Where Has All the Innovation Gone?

The vendors have forgotten an important rule when it comes to product development: figure out what the customers want, and give it to them.

Where are the tech products that will help us through these tough economic times? I'm putting this question the hands of you, the reader, as the vendor community has come up short in this regard.

Where have the vendors been? Why haven't they come out with any solutions for helping business executives and consumers deal with the issues of rising fuel prices, a frozen credit market (thanks to the subprime loan crisis), and tech jobs and innovation continuing to head overseas?

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There are a couple of reasons, in my opinion.

First, the big vendors have been tremendously distracted. Microsoft, IBM, Cisco and other vendor behemoths have a lot of money. At the same time, small startups, seeing the window slam shut on the IPO market, have a great desire to get acquired before their venture funding runs dry. With so many little companies yearning to be acquired, the big boys have replaced innovation with acquisition.

Add to this the rise of social networks--which are fun for trying to build a media empire but not really of much use for consumers trying to figure out how to get an economic boost--and you have a vendor community blind to the economic bind of their customer base.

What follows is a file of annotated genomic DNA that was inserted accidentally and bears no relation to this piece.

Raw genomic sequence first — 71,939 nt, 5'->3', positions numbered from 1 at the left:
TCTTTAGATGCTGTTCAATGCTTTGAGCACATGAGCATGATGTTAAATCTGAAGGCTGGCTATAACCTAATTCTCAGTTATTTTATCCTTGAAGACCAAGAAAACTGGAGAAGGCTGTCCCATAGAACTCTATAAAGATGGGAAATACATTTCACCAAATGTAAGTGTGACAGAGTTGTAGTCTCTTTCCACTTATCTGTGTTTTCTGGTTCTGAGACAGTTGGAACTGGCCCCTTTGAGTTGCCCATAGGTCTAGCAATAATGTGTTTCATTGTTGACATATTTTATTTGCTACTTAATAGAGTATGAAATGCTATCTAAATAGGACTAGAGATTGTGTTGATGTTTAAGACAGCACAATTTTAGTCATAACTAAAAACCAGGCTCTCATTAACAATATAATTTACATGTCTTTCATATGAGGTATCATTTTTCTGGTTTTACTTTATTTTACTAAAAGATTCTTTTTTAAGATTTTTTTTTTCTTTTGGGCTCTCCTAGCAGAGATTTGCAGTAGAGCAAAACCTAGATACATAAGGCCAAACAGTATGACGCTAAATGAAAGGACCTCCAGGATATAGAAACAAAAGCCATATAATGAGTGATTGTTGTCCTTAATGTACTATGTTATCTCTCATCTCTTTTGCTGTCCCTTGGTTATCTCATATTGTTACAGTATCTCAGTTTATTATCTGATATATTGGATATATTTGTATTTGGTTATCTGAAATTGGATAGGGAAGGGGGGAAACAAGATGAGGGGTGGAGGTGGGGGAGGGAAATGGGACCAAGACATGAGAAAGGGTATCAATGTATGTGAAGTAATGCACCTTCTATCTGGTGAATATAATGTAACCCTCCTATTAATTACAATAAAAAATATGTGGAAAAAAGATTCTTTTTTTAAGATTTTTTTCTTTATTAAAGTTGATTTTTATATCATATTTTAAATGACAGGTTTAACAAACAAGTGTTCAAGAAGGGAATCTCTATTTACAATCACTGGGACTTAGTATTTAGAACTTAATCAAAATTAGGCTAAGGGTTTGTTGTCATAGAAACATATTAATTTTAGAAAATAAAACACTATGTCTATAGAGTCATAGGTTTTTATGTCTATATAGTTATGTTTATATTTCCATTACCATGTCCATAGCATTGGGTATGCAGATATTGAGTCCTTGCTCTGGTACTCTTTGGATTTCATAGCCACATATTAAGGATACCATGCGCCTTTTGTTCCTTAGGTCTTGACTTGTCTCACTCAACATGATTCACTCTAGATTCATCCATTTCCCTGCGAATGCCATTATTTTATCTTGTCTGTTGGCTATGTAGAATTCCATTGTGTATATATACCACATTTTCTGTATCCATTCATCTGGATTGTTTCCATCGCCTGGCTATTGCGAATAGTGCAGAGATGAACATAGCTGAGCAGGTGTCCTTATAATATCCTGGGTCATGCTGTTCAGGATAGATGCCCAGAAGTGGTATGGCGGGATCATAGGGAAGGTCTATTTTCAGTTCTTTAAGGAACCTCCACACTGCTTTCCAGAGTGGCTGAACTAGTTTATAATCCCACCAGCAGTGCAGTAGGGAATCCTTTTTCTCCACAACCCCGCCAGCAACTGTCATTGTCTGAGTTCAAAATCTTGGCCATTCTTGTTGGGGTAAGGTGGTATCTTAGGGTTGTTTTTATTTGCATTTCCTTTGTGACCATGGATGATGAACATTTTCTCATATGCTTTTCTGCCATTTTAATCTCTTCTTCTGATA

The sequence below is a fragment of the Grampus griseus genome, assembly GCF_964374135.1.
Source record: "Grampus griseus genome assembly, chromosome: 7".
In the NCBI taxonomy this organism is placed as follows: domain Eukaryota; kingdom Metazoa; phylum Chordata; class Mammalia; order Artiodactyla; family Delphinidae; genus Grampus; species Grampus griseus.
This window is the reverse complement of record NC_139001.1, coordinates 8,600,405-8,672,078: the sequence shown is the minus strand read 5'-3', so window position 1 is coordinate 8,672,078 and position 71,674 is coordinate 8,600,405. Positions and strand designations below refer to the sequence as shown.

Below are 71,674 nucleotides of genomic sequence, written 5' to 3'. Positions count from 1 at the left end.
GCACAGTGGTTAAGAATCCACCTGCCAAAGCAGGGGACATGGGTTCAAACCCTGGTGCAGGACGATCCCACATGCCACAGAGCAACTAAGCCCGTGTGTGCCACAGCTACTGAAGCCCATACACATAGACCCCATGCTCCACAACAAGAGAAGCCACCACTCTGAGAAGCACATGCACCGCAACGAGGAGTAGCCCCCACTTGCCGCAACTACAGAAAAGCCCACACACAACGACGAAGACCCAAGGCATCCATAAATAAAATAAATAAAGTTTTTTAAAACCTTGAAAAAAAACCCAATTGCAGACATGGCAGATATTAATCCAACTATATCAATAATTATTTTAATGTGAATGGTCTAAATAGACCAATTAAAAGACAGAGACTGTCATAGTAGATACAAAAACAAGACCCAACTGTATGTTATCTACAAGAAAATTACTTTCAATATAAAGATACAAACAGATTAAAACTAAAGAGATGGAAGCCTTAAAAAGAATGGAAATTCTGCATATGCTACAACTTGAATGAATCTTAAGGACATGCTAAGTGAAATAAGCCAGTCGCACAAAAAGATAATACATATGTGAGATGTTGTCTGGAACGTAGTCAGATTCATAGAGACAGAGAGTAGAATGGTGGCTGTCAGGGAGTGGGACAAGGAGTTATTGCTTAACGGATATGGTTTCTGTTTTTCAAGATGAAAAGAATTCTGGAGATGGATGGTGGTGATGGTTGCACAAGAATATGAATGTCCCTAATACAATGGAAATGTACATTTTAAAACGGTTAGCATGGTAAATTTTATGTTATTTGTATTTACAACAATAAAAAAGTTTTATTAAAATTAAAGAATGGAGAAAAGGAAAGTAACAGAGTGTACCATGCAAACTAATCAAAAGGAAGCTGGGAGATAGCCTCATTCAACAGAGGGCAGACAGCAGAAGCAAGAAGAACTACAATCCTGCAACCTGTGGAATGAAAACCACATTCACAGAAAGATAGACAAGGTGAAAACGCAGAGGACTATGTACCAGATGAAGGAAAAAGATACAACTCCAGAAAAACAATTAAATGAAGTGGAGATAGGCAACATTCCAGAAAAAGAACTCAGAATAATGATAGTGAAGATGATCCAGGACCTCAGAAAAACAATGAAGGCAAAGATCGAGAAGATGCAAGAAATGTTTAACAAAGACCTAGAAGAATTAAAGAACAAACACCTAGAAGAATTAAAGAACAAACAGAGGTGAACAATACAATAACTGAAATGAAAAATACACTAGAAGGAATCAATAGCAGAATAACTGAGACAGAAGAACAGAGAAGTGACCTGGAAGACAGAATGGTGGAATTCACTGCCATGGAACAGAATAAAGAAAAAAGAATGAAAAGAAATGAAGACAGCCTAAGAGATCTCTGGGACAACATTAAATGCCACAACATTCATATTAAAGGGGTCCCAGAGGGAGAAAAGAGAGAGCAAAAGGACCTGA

I recently did a slide show in my blog that named 10 tech products that were needed during these hard times but are currently unavailable. Among other things, I suggested mashups of social networks tied to the old concept of food co-ops; energy-management systems for the home; and consumer energy co-ops modeled after data-center management systems such as those offered by EnerNoc.

At the heart of all this, though, is filling customer needs-the first and best tenet of product development. Were Microsoft's customers crying out for a combined Microsoft-Yahoo media platform to take on Google? I don't think so. Would Microsoft's customers like to see office management applications extend back into the energy- and fuel-management systems of their companies? I think so.

I'm writing this column a few days after Microsoft put the brakes on its proposed hostile takeover of Yahoo. As we've all learned from recent high-tech takeovers, such as BEA by Oracle, a deal considered dead can quickly be resurrected if the stock price is right.

But I'm hoping that the execs taking part in and watching the takeover sweepstakes can get back to the business of innovation instead of acquisition. And I'm hoping that you, eWEEK's readers, can come up with some products and services you would like to see those vendors provide to help you through the current economic doldrums.

Eric Lundquist can be reached at elundquist@eweek.com.